If at First You Don’t Succeed…
|May 20, 2012||Filled under Beef, Main Dish, Slow Cooker|
I was recently asked why I have a recipe blog. I wasn’t expecting the question and there are so many possible answers. I could explain why I started it. I could explain my dreams of turning this little extracurricular activity into a full time career. Instead I gave the most basic reason for the Lunch-Wagon. “When everything else in the world is chaos, I can come home, make a White Chicken Lasagna and feel like everything is right with the world.”
There is something about the challenge of tweaking my favorite recipes, adding new ingredients, changing the mixing and cooking to eventually arrive at the perfect masterpiece in the end. I can be master of the universe, creator of perfect outcomes. And that is extremely satisfying. Except in the case of meatloaf.
For some unknown reason, meatloaf is my nemesis. That beautiful, moist, springy loaf of meat torments me with its elusiveness. Countless attempts at the perfect end result have ended in overly wet meat crumbles, bone dry meat bricks, and flavorless meat pockets. Each failure that I deliver to the dinner table should send me straight to the shredder with all my recipes for meatloaf. All this try, fail, try again, fail again meatloaf mania got me thinking about others who weren’t defeated by failures.
We will start with Thomas Edison. Everyone knows his genius was the source of many inventions we still use today. But probably his most famous invention is the modern light bulb. Mr. Edison is quoted as announcing that it would take “a matter of weeks” to invent the bulb. In actuality it was over two years later, 1000+ attempts and a little bit of humble pie before seeing the light at the end of the tunnel. Even after his final success he spent years in court fighting other inventors to be credited with the invention.
In 1927 Lucille Ball was told by the head of the drama school she attended that she should seriously consider a different profession since, in his opinion, she lacked the talent to ever be a successful actress. Ouch! Try to imagine getting that feedback about something you love to do. When asked later in her career on what made her successful she stated “I am not funny. What I am is brave.” Chew on that one for a minute!
How about Walt Disney? Surely the man who defined the scope of children’s imagination never felt defeated. Actually ole Disney’s first cartoon production company Laugh-O-Gram was a captivating story of failure. By the end of 1922 (the year the company was founded) Disney himself was struggling to make ends meet, sleeping in his office and showering once a week at the local railway terminal. By mid 1923 the company filed for bankruptcy. Luckily before the company went under Disney created a little character called Mickey Mouse who proved to be quite successful down the road. Imagine the world without Mickey, Cinderella, Bambi, Snow White and Pinocchio.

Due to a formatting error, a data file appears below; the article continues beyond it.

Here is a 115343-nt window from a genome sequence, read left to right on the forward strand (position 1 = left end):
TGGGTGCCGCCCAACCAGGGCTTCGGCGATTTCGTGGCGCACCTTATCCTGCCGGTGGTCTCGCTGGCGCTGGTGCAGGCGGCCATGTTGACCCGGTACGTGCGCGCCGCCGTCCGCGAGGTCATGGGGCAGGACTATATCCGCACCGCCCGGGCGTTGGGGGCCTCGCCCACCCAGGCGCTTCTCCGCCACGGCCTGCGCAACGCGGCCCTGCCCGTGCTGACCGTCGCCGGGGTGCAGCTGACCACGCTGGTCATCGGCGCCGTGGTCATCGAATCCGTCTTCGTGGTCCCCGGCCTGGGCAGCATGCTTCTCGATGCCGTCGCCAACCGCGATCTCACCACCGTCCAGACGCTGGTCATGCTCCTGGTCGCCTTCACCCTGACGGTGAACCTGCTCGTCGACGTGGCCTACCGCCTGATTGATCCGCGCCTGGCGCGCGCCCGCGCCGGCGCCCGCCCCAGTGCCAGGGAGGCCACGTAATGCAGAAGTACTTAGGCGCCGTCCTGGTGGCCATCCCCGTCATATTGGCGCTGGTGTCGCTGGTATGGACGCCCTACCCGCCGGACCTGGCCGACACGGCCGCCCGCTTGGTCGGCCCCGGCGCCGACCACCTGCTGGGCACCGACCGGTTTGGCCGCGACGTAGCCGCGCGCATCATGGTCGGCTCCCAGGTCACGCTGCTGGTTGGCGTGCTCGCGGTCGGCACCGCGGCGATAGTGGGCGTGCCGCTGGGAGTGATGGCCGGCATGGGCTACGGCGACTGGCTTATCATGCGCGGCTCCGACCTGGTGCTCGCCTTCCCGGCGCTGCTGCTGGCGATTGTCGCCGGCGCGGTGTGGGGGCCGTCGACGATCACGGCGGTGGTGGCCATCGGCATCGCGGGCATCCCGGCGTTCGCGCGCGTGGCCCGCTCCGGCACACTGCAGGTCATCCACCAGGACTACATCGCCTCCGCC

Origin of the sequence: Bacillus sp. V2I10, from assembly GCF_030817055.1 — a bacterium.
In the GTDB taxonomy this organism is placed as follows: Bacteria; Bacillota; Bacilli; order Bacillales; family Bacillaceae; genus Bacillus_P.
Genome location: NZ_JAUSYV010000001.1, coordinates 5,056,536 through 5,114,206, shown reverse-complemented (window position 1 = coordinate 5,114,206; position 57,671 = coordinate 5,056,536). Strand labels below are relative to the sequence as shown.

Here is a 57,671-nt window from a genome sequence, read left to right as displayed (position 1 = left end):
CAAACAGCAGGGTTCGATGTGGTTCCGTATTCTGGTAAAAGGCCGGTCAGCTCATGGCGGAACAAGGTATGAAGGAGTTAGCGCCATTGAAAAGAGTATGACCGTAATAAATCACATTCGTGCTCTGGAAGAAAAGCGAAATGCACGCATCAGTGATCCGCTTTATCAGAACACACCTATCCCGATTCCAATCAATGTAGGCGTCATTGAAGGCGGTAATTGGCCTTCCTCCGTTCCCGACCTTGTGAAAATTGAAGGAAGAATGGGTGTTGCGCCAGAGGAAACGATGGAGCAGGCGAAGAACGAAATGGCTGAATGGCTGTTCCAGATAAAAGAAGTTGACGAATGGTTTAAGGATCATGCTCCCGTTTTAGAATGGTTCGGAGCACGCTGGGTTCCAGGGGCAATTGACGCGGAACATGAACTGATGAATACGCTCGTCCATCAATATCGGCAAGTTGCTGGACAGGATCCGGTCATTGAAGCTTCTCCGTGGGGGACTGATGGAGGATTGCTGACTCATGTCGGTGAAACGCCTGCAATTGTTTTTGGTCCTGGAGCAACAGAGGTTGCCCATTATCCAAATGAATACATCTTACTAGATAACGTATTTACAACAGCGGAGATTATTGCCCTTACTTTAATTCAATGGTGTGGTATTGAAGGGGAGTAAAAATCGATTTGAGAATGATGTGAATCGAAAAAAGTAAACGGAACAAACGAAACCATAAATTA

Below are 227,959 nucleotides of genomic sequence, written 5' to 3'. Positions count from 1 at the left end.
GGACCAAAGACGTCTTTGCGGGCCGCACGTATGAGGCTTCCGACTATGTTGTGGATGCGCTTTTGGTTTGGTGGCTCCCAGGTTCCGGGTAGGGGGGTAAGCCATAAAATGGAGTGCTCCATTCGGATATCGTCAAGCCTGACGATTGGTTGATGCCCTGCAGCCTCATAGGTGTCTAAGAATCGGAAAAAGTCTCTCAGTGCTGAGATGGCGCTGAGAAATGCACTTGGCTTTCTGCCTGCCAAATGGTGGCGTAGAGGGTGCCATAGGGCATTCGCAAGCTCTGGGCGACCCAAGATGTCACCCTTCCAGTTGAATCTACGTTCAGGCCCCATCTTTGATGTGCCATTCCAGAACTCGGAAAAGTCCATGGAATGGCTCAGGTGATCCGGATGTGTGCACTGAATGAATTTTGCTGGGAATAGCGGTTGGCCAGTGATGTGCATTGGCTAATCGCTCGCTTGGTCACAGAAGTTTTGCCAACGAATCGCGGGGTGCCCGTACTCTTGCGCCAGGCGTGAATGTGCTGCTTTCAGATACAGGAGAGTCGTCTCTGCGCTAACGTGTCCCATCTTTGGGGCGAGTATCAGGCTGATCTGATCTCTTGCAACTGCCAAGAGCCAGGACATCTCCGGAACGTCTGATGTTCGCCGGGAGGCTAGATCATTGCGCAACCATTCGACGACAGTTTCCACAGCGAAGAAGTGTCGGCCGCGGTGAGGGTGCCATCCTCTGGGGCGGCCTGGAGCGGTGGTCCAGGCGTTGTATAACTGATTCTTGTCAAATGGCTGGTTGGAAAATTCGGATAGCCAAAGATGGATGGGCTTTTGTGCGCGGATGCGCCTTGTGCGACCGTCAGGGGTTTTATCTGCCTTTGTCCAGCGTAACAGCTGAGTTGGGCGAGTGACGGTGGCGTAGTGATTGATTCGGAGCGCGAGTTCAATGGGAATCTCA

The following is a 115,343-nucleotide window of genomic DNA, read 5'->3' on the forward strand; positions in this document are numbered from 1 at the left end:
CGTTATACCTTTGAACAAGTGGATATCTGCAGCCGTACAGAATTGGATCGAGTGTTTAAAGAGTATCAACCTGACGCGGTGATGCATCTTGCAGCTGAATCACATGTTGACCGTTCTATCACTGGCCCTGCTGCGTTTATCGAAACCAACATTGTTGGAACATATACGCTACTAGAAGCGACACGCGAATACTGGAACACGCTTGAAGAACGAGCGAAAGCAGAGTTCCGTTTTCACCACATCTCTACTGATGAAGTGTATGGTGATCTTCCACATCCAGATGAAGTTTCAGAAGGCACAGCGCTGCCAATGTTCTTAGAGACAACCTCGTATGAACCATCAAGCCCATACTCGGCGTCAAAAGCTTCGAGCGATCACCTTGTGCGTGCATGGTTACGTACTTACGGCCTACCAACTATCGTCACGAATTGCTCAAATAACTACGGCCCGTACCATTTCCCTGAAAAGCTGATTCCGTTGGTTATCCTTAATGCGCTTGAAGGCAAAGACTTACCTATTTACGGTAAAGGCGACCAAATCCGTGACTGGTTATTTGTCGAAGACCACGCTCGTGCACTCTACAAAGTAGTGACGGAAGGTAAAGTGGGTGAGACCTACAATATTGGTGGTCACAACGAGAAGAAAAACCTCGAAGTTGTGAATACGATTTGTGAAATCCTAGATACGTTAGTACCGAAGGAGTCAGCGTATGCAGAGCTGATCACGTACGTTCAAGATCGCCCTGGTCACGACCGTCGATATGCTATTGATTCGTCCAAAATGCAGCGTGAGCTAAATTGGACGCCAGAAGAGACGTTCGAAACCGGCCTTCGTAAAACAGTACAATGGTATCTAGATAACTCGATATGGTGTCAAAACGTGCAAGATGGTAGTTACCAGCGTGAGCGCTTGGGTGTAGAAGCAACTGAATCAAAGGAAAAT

So in the spirit of Edison, Lucy and Disney I attempted meatloaf once again. This time I used the crockpot. The family loved it. I still think I have a ways to go but I that is half the fun.
- 2 tbs olive oil
- 1 cup chopped carrots
- 8 oz fresh sliced mushrooms
- 1 chopped onion
- 2 thick slices Italian bread
- 1 1/4 lbs ground beef
- 1/2 lb sweet Italian sausage
- 2 eggs
- 1 tbs minced garlic
- 2 tbs dried parsley
- 1 1/2 tsp salt
- 2 tbs flour
- 3/4 cups beef broth
- 1 cup dry white wine
- 2 cups ketchup
Putting It All Together:
- Fold aluminum foil in half and press into the bottom and up sides of crockpot.
- Heat oil in large skillet over medium heat and cook onion, carrots, and mushrooms until tender.
- Pour veggies into crockpot.
- In a small bowl soak bread in 1/2 cup water until bread absorbs water.
- Crumble bread into a large bowl.
- Add beef, sausage, garlic, parsley and salt.
- Mix well with hands and shape into a large loaf.
- Place loaf in crockpot.
- Stif flour, broth and wine together until well mixed and pour over meatloaf.
- Cover and cook on low for 5 hours.
- Uncover and pour ketchup on top of loaf.
- Recover and turn crockpot off, allowing to sit for 30 minutes.